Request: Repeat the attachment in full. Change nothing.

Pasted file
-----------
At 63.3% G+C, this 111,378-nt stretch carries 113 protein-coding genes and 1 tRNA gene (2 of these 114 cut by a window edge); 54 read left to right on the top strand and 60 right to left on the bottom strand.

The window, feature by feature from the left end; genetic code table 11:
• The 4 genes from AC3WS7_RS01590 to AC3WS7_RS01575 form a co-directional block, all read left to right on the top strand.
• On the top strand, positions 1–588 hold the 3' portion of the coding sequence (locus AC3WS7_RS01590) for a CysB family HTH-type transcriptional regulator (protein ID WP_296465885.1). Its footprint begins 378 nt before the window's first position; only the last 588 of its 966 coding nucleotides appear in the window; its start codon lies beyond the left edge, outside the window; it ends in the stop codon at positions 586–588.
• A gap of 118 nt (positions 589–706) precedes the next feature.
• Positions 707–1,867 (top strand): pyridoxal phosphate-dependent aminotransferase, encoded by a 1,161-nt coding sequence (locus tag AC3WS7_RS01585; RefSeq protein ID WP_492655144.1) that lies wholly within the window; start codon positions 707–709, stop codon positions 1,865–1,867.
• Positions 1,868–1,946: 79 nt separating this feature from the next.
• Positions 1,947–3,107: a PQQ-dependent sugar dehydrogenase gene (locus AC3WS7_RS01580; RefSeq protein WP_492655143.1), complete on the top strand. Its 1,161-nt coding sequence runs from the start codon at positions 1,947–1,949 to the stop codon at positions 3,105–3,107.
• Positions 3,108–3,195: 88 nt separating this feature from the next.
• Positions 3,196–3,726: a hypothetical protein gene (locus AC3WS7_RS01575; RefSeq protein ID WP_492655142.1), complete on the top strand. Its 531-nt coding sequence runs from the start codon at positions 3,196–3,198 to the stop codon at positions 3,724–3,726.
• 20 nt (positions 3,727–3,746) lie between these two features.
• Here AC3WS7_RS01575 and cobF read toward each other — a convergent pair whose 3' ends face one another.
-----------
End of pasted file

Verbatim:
At 63.3% G+C, this 111,378-nt stretch carries 113 protein-coding genes and 1 tRNA gene (2 of these 114 cut by a window edge); 54 read left to right on the top strand and 60 right to left on the bottom strand.

The window, feature by feature from the left end; genetic code table 11:
• The 4 genes from AC3WS7_RS01590 to AC3WS7_RS01575 form a co-directional block, all read left to right on the top strand.
• On the top strand, positions 1–588 hold the 3' portion of the coding sequence (locus AC3WS7_RS01590) for a CysB family HTH-type transcriptional regulator (protein ID WP_296465885.1). Its footprint begins 378 nt before the window's first position; only the last 588 of its 966 coding nucleotides appear in the window; its start codon lies beyond the left edge, outside the window; it ends in the stop codon at positions 586–588.
• A gap of 118 nt (positions 589–706) precedes the next feature.
• Positions 707–1,867 (top strand): pyridoxal phosphate-dependent aminotransferase, encoded by a 1,161-nt coding sequence (locus tag AC3WS7_RS01585; RefSeq protein ID WP_492655144.1) that lies wholly within the window; start codon positions 707–709, stop codon positions 1,865–1,867.
• Positions 1,868–1,946: 79 nt separating this feature from the next.
• Positions 1,947–3,107: a PQQ-dependent sugar dehydrogenase gene (locus AC3WS7_RS01580; RefSeq protein WP_492655143.1), complete on the top strand. Its 1,161-nt coding sequence runs from the start codon at positions 1,947–1,949 to the stop codon at positions 3,105–3,107.
• Positions 3,108–3,195: 88 nt separating this feature from the next.
• Positions 3,196–3,726: a hypothetical protein gene (locus AC3WS7_RS01575; RefSeq protein ID WP_492655142.1), complete on the top strand. Its 531-nt coding sequence runs from the start codon at positions 3,196–3,198 to the stop codon at positions 3,724–3,726.
• 20 nt (positions 3,727–3,746) lie between these two features.
• Here AC3WS7_RS01575 and cobF read toward each other — a convergent pair whose 3' ends face one another.